Does everyone need good team-working skills?
According to a recent survey by training consultancy Cedar, publicised widely in the HR press, half of all UK employees say their organisation does not help them develop team-working skills. Twenty percent of respondents have never been in a meeting where team performance was discussed, and 37% say they would rather work alone. This last figure is directly linked to the paucity of effective team-work. At first glance this is a damning indictment of the state of British business.
But is this really as shocking or dysfunctional as it seems on the surface? While accepting that a good team leader can work wonders and that a bad team leader can have a very negative effect, there are other important factors to consider. For example, how many UK employees actually work as part of a team or need to do so? And what exactly do we mean by the word ‘team’? Is it surprising that a significant minority of people prefer to work alone?
We know that about 50% of the British population prefer Introversion, and tend to find working alone energising. Many of these will naturally be drawn to jobs that allow them time to work on their own, and they are likely to be most productive in this environment. For these people, ‘good team-working skills’ are simply irrelevant.
Besides, relatively few UK employees actually work in a team. Most people who don’t work alone work in a group, and the requirements for effective group working are quite different to those of teams. Accepted language does not help unravel the confusion, as some ‘teams’ – sales teams, for example – are often not teams at all, but groups of individuals, each with separate portfolios and targets, often in different territories or industry sectors. Good team-working skills may not be relevant in such settings; indeed, competitiveness and a splash of scepticism about colleagues’ motives may make people more rather than less productive as a group.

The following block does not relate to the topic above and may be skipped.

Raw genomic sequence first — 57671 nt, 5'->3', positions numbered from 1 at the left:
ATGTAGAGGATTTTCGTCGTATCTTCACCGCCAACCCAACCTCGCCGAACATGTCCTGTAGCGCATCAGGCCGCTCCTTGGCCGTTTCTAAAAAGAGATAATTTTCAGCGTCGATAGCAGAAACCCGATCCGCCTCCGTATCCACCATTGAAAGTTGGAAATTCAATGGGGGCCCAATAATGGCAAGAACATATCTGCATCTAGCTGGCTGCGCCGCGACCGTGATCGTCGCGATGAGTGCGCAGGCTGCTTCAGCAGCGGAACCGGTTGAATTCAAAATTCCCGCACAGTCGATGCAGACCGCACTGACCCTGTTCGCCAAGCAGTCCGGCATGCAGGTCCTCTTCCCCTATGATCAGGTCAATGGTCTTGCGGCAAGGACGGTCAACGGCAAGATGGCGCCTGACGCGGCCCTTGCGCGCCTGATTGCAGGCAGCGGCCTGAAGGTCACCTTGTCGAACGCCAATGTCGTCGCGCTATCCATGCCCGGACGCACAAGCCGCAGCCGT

In groups, each individual is accountable for their own goals and performance. When the group comes together, it is usually to share information and perspectives, rather than to work in an integrated and interdependent fashion on a single task. An example would be a group of team leaders meeting regularly to keep their colleagues up to date.
In contrast, teams focus on shared team goals rather than individual goals. A team can be defined as a collection of people with a shared responsibility and accountability for a goal, with team leader and team members dependent on each other in achieving that goal. Their roles and skills are complementary, each member is a link in the chain. As a result, trust and support between team members are critical to teams that perform at the highest levels.
All of which puts a very different gloss on those figures of 37% for people who prefer to work alone, and 20% who have never discussed team performance. If anything, the first figure looks rather low. It would certainly be misleading to conclude that individuals are not receiving essential training or that businesses are not developing teams. It is simply that teamwork is not the sole model for getting work done effectively. Despite the Extravert ‘filter’ that is often applied to the workplace, being part of a team isn’t something that everyone needs, or should aspire to. Developing an effective team is hard work for everyone on the team and takes time to achieve. So where goals can be achieved through individual or group working, this may well be the most efficient way to go.
The key is to know whether you should be working in an individual, group or team setting, and to take the right measures to improve your chances of getting the job done effectively and efficiently.
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